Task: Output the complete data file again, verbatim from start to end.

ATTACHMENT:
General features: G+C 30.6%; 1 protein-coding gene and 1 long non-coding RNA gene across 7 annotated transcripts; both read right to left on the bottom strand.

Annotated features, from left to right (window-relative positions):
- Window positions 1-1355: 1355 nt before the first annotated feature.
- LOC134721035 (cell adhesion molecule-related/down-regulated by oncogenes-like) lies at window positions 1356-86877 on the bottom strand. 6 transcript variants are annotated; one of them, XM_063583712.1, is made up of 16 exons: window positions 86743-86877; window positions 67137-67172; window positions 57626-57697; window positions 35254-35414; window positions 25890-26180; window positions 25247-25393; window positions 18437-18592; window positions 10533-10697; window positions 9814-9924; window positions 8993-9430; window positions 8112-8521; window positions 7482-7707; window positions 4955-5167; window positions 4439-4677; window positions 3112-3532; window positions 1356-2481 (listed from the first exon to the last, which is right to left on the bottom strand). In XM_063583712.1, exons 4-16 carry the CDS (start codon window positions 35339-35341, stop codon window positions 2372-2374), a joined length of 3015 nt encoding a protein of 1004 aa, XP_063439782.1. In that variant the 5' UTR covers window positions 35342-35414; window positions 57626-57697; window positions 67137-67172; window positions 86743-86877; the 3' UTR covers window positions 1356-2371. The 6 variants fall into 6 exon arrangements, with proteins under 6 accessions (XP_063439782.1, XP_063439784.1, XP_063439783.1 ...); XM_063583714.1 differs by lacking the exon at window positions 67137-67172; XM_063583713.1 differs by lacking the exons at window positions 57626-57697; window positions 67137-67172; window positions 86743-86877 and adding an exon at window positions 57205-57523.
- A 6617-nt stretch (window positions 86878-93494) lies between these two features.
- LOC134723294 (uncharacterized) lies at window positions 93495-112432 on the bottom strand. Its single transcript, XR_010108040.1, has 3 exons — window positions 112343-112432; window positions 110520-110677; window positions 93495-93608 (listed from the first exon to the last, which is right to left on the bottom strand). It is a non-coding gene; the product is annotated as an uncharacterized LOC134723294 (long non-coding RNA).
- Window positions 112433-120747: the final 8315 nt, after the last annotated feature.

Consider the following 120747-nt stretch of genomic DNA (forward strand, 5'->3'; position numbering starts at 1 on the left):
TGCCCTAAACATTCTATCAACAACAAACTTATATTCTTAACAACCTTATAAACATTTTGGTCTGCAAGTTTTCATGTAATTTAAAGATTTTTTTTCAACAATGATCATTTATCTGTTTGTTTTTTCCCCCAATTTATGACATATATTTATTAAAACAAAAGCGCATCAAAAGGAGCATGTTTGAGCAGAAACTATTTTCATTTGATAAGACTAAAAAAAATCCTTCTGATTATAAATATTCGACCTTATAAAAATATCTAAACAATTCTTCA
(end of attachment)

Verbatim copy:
General features: G+C 30.6%; 1 protein-coding gene and 1 long non-coding RNA gene across 7 annotated transcripts; both read right to left on the bottom strand.

Annotated features, from left to right (window-relative positions):
- Window positions 1-1355: 1355 nt before the first annotated feature.
- LOC134721035 (cell adhesion molecule-related/down-regulated by oncogenes-like) lies at window positions 1356-86877 on the bottom strand. 6 transcript variants are annotated; one of them, XM_063583712.1, is made up of 16 exons: window positions 86743-86877; window positions 67137-67172; window positions 57626-57697; window positions 35254-35414; window positions 25890-26180; window positions 25247-25393; window positions 18437-18592; window positions 10533-10697; window positions 9814-9924; window positions 8993-9430; window positions 8112-8521; window positions 7482-7707; window positions 4955-5167; window positions 4439-4677; window positions 3112-3532; window positions 1356-2481 (listed from the first exon to the last, which is right to left on the bottom strand). In XM_063583712.1, exons 4-16 carry the CDS (start codon window positions 35339-35341, stop codon window positions 2372-2374), a joined length of 3015 nt encoding a protein of 1004 aa, XP_063439782.1. In that variant the 5' UTR covers window positions 35342-35414; window positions 57626-57697; window positions 67137-67172; window positions 86743-86877; the 3' UTR covers window positions 1356-2371. The 6 variants fall into 6 exon arrangements, with proteins under 6 accessions (XP_063439782.1, XP_063439784.1, XP_063439783.1 ...); XM_063583714.1 differs by lacking the exon at window positions 67137-67172; XM_063583713.1 differs by lacking the exons at window positions 57626-57697; window positions 67137-67172; window positions 86743-86877 and adding an exon at window positions 57205-57523.
- A 6617-nt stretch (window positions 86878-93494) lies between these two features.
- LOC134723294 (uncharacterized) lies at window positions 93495-112432 on the bottom strand. Its single transcript, XR_010108040.1, has 3 exons — window positions 112343-112432; window positions 110520-110677; window positions 93495-93608 (listed from the first exon to the last, which is right to left on the bottom strand). It is a non-coding gene; the product is annotated as an uncharacterized LOC134723294 (long non-coding RNA).
- Window positions 112433-120747: the final 8315 nt, after the last annotated feature.

Consider the following 120747-nt stretch of genomic DNA (forward strand, 5'->3'; position numbering starts at 1 on the left):
TGCCCTAAACATTCTATCAACAACAAACTTATATTCTTAACAACCTTATAAACATTTTGGTCTGCAAGTTTTCATGTAATTTAAAGATTTTTTTTCAACAATGATCATTTATCTGTTTGTTTTTTCCCCCAATTTATGACATATATTTATTAAAACAAAAGCGCATCAAAAGGAGCATGTTTGAGCAGAAACTATTTTCATTTGATAAGACTAAAAAAAATCCTTCTGATTATAAATATTCGACCTTATAAAAATATCTAAACAATTCTTCA